Syria’s safe zones and draft constitution

Both projects of ‘safe zones’ and ‘draft constitution’ will dominate settlement process in Syria.

2017/02/05 Issue: 92 Page: 10

The Arab Weekly
Ali al-Amin

Safe zones and a draft constitution in Syria are major projects that have emerged from collabora­tion between the new US administration and a Russian leadership riding high on its strategic victories in Syria.

The Syrian crisis is 6 years old. It started as a revolt against dictatorship but turned into a proxy war between regional powers. Russia took a comfort­able lead in making itself essen­tial for a solution in Syria but the United States is coming back on the scene with the idea of creating safe zones in Syria.

Desirous of not being sidelined, Turkey jumped on the band­wagon and praised the US initiative. Turkey suggested a similar initiative three years ago but the Americans shot it down then. Consequently, Turkey immediately aligned itself with the Russian strategy in Syria.

Analyses in the US media are talking about partitioning Syria into four zones, with each one being controlled by an interna­tional or regional power.

The first zone would extend from Latakia on the Mediterra­nean to Damascus and would be controlled by the Syrian regime. The second zone would extend from north-eastern Syria to the city of Manbij and would be under US control. Also under US control would be the third zone extend­ing from Sweida to Quneitra. Turkey would control the area along its southern border, extending 70km inside Syria up to the city of al-Bab north of Aleppo.

Soon after the US plan was announced, Russian Presidential Press Secretary Dmitry Peskov lambasted the initiative and said the United States had not con­sulted with Russia about the safe zones. “Washington must think of the potential consequences of establishing safe zones in Syria,” warned Peskov.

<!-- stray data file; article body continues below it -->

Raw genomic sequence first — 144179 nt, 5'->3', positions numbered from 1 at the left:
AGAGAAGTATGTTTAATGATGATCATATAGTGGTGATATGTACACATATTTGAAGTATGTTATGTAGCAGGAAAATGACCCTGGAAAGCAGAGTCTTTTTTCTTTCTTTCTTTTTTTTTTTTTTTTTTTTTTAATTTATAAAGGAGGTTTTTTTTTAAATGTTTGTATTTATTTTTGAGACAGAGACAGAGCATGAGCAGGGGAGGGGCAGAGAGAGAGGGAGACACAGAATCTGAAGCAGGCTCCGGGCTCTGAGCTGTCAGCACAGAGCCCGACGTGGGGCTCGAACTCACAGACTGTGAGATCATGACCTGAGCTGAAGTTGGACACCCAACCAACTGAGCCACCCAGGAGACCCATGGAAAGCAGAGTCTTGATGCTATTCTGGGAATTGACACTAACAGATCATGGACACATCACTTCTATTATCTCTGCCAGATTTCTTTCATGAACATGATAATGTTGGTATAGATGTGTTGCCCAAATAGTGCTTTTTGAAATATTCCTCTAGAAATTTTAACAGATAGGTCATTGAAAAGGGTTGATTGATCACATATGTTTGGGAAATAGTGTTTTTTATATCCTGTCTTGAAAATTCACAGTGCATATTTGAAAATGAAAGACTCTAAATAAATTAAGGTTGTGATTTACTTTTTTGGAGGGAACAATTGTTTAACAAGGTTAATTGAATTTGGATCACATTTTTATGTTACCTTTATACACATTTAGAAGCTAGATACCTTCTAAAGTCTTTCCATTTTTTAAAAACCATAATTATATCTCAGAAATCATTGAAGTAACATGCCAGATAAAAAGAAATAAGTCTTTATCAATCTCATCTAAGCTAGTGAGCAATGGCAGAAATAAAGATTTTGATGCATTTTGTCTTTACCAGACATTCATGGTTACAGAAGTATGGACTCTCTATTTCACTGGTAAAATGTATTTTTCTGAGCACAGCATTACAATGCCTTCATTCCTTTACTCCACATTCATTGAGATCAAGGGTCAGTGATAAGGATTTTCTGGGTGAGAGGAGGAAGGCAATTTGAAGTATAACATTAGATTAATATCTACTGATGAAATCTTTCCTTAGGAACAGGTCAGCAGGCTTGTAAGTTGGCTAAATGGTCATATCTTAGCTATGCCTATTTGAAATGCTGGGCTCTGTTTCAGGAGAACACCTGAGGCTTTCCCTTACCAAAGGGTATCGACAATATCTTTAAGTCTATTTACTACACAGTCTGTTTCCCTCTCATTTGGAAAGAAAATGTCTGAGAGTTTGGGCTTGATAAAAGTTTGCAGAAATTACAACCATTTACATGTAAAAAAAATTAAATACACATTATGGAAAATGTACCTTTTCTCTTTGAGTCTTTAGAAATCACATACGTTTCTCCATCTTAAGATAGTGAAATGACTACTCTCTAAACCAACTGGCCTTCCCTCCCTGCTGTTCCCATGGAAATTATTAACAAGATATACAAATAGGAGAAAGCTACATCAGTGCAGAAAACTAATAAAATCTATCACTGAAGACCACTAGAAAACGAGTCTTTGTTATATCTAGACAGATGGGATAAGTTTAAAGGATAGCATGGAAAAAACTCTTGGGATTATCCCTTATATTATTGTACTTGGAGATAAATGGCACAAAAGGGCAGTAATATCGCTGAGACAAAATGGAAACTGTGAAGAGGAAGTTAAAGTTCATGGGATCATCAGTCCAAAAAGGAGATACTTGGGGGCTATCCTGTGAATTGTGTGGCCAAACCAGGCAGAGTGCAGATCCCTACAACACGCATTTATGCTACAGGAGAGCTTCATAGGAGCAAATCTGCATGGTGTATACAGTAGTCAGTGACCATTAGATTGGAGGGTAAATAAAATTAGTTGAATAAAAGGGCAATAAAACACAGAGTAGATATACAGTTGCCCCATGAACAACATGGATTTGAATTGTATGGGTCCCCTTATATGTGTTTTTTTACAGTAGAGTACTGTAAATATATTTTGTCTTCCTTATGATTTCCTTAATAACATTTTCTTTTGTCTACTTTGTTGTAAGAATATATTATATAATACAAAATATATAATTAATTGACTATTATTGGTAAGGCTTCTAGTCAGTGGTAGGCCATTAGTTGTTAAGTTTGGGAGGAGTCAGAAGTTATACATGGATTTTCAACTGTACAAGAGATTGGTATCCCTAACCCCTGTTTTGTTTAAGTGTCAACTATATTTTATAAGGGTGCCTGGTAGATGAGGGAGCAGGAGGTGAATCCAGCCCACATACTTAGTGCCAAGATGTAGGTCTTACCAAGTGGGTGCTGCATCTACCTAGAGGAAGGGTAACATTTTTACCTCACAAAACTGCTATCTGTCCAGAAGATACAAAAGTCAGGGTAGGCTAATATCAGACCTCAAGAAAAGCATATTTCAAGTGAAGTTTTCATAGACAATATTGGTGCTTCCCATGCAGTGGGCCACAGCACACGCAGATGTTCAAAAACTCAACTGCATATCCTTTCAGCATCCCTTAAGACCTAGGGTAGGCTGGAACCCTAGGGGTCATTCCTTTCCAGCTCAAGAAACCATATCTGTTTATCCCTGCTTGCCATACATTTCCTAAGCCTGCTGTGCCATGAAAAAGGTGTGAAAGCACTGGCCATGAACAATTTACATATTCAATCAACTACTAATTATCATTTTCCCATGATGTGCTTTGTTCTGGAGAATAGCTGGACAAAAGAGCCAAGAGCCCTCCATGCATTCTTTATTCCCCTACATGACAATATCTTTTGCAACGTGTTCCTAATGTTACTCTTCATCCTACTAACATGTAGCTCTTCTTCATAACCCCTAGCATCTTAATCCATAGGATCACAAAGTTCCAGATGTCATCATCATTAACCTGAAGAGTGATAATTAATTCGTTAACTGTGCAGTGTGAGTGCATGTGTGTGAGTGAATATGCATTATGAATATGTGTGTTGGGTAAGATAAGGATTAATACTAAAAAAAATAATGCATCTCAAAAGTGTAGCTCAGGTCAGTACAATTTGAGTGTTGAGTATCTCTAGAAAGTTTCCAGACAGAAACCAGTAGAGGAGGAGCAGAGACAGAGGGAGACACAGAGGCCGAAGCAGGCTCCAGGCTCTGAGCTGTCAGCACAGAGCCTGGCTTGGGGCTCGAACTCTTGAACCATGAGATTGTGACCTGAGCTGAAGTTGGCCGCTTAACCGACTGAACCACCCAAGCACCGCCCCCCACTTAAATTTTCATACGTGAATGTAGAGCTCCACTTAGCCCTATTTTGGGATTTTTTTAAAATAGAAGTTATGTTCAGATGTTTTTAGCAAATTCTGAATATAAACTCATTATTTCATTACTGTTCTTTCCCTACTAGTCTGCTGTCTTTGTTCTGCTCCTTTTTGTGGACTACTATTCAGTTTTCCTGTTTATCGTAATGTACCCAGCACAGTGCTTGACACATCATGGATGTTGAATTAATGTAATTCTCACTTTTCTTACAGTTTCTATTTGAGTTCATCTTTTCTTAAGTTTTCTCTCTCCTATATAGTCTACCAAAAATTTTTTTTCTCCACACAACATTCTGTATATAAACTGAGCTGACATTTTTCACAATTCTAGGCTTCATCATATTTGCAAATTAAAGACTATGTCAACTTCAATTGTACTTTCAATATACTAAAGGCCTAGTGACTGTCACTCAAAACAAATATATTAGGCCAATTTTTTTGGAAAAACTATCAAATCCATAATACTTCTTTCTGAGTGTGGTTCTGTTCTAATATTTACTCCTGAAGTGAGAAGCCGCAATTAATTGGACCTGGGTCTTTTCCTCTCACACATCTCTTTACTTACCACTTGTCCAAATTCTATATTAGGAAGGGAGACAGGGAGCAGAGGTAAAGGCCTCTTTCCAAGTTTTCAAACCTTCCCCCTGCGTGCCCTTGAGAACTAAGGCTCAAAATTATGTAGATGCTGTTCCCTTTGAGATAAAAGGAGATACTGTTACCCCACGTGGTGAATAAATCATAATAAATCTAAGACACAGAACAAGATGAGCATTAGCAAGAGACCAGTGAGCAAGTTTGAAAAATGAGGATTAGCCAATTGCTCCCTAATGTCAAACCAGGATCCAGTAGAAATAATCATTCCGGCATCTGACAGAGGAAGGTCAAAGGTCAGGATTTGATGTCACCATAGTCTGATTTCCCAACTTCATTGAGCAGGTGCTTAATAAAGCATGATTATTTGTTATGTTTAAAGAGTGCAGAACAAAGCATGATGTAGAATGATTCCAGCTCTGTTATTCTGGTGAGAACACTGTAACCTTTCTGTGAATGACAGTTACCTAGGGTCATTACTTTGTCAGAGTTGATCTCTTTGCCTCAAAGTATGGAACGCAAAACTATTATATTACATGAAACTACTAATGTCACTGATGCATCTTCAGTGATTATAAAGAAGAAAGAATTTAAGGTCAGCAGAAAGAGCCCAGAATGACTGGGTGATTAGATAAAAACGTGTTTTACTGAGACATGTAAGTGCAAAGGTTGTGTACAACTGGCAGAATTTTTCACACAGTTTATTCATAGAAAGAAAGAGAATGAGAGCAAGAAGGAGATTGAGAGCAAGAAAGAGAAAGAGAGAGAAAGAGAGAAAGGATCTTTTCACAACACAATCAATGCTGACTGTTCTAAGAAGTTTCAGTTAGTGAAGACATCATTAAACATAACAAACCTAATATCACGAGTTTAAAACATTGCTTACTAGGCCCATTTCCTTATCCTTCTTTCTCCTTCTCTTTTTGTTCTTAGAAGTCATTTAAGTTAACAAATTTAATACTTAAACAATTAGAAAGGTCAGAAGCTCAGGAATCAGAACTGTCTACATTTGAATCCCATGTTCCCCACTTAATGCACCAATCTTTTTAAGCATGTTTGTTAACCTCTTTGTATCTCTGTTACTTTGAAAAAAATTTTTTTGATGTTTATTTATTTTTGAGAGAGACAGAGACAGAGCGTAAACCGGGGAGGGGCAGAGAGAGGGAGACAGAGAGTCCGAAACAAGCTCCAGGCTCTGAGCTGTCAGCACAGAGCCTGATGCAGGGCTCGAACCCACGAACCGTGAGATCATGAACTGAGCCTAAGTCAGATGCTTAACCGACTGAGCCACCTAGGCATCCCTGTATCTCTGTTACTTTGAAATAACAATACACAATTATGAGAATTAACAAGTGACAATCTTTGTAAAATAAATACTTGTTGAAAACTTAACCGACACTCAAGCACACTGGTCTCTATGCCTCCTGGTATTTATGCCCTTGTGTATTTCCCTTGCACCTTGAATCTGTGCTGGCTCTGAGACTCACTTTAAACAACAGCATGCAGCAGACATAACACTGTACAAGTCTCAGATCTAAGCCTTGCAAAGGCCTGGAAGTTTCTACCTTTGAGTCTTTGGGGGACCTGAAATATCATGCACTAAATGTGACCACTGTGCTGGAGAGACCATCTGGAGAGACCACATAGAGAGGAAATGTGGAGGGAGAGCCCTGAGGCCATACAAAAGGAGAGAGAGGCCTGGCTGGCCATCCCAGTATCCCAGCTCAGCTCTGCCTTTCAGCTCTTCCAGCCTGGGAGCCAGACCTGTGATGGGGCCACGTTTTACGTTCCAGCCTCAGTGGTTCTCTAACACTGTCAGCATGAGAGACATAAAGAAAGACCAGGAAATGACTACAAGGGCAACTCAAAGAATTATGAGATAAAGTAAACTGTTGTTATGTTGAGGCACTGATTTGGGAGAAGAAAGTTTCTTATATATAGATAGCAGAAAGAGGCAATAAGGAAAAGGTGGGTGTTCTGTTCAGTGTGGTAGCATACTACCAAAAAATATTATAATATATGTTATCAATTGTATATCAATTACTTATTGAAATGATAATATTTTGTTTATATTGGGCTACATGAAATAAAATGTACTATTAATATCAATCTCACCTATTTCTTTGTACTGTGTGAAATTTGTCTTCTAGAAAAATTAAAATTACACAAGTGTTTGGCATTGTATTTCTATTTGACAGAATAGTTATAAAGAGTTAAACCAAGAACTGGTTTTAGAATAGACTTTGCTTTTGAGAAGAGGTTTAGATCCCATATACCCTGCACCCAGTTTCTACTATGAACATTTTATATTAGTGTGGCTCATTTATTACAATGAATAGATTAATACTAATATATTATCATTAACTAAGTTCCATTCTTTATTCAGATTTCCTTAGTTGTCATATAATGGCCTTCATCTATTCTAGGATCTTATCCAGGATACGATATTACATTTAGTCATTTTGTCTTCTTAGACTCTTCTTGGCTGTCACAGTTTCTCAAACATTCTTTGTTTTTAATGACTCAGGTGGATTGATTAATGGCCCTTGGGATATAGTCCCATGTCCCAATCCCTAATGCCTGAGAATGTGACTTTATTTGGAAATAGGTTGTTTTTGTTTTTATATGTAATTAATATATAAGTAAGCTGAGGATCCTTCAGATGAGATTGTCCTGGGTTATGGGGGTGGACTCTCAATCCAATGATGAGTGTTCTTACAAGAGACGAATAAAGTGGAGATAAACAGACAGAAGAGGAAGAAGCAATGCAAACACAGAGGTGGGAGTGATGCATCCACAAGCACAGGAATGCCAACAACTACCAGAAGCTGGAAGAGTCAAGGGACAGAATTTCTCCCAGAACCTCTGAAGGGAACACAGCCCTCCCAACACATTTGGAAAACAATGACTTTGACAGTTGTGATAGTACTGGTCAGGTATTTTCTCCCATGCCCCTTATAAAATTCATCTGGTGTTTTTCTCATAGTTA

For US President Donald Trump, establishing safe zones is in the Americans’ interest because they would serve to dam the migration waves towards the United States, Europe and Syria’s neighbours. The safe zones could serve as bargaining chips for both the United States and Russia.

The US administration has drawn the limits of the zones along the demarcation lines between the different fighting factions in Syria and says the project would not obstruct any agreement with Russia about a solution in Syria.

Like its predecessor, the Trump administration says there is no need for the United States to get bogged down in the Syrian quagmire as long as Russia is willing to do the necessary job in the field while preserving American interests.

Both countries agree on fundamental principles: fighting Islamic organisations classified as terrorist, especially the Islamic State, guaranteeing Israel’s safety and Israel’s right to launch military retaliation strikes inside Syria and protecting the Kurds. They do also implicitly agree on replacing Syrian President Bashar Assad with a non-radical figure within a non-sectarian civilian government.

The Obama administration was lenient with the Shia Islamic movements in the Middle East. The Trump administration, however, seems to be set on clipping Iran’s wings. This would be compatible with US interests in the region and US efforts to contain Sunni Islamic movements as well.

Washington agrees with Moscow on limiting Iran’s influence in Syria and backs up Russia’s strategies that were implemented following the Aleppo agreement despite Iran’s obvious displeasure.

The meetings between Russian and US interests in Syria do not signal the beginning of a honey­moon period between the two countries. Both are still testing each other.

However, both countries have become in possession of most of the cards in the Syrian game while the other regional players, Turkey and Iran, are trying to preserve as many of their cards as they can.

Among the strongest cards in the hands of Moscow and Wash­ington is the one related to the draft Syrian constitution. They are both looking forward to a constitution that would disregard an Islamic system of government. Even Iran would be happy with such an outcome as it would eliminate right from the start the project for a competing Sunni Islamic state.

The safe zones and draft constitution projects will domi­nate the settlement process in Syria. They assume that all parties in the Syrian conflict have had enough and are ready for a settlement. They will certainly be pursued along with the idea of preventing any radical Islamic movement from replacing Assad and kicking out all foreign militias from Syria.

Ali al-Amin is a Lebanese writer.

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